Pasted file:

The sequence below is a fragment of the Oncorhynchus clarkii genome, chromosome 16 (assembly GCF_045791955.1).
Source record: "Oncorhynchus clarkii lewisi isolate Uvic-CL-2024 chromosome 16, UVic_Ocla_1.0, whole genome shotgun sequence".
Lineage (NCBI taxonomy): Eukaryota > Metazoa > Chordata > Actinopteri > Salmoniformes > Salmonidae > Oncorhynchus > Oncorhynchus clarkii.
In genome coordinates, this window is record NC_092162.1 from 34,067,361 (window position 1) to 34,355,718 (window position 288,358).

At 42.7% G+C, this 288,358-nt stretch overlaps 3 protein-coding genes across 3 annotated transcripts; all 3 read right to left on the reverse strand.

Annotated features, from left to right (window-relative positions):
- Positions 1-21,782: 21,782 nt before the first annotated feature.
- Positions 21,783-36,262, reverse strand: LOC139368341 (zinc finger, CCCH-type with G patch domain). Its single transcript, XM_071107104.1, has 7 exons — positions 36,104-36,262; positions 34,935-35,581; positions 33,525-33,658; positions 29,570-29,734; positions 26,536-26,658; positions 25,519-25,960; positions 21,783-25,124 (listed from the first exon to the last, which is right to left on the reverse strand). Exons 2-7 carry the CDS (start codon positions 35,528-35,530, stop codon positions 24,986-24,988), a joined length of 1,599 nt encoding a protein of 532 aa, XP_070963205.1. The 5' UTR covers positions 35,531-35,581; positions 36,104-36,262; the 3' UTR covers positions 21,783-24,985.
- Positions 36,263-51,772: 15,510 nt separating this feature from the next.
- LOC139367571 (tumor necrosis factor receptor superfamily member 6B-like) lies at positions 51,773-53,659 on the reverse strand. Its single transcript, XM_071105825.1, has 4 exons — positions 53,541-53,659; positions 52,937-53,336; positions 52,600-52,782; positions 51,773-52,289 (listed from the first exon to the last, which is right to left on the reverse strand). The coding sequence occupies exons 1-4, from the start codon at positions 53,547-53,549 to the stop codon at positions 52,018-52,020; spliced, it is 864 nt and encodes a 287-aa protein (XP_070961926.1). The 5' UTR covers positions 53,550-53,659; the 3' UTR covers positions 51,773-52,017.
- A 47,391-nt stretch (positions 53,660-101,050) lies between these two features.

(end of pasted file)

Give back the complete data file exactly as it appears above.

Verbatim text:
The sequence below is a fragment of the Oncorhynchus clarkii genome, chromosome 16 (assembly GCF_045791955.1).
Source record: "Oncorhynchus clarkii lewisi isolate Uvic-CL-2024 chromosome 16, UVic_Ocla_1.0, whole genome shotgun sequence".
Lineage (NCBI taxonomy): Eukaryota > Metazoa > Chordata > Actinopteri > Salmoniformes > Salmonidae > Oncorhynchus > Oncorhynchus clarkii.
In genome coordinates, this window is record NC_092162.1 from 34,067,361 (window position 1) to 34,355,718 (window position 288,358).

At 42.7% G+C, this 288,358-nt stretch overlaps 3 protein-coding genes across 3 annotated transcripts; all 3 read right to left on the reverse strand.

Annotated features, from left to right (window-relative positions):
- Positions 1-21,782: 21,782 nt before the first annotated feature.
- Positions 21,783-36,262, reverse strand: LOC139368341 (zinc finger, CCCH-type with G patch domain). Its single transcript, XM_071107104.1, has 7 exons — positions 36,104-36,262; positions 34,935-35,581; positions 33,525-33,658; positions 29,570-29,734; positions 26,536-26,658; positions 25,519-25,960; positions 21,783-25,124 (listed from the first exon to the last, which is right to left on the reverse strand). Exons 2-7 carry the CDS (start codon positions 35,528-35,530, stop codon positions 24,986-24,988), a joined length of 1,599 nt encoding a protein of 532 aa, XP_070963205.1. The 5' UTR covers positions 35,531-35,581; positions 36,104-36,262; the 3' UTR covers positions 21,783-24,985.
- Positions 36,263-51,772: 15,510 nt separating this feature from the next.
- LOC139367571 (tumor necrosis factor receptor superfamily member 6B-like) lies at positions 51,773-53,659 on the reverse strand. Its single transcript, XM_071105825.1, has 4 exons — positions 53,541-53,659; positions 52,937-53,336; positions 52,600-52,782; positions 51,773-52,289 (listed from the first exon to the last, which is right to left on the reverse strand). The coding sequence occupies exons 1-4, from the start codon at positions 53,547-53,549 to the stop codon at positions 52,018-52,020; spliced, it is 864 nt and encodes a 287-aa protein (XP_070961926.1). The 5' UTR covers positions 53,550-53,659; the 3' UTR covers positions 51,773-52,017.
- A 47,391-nt stretch (positions 53,660-101,050) lies between these two features.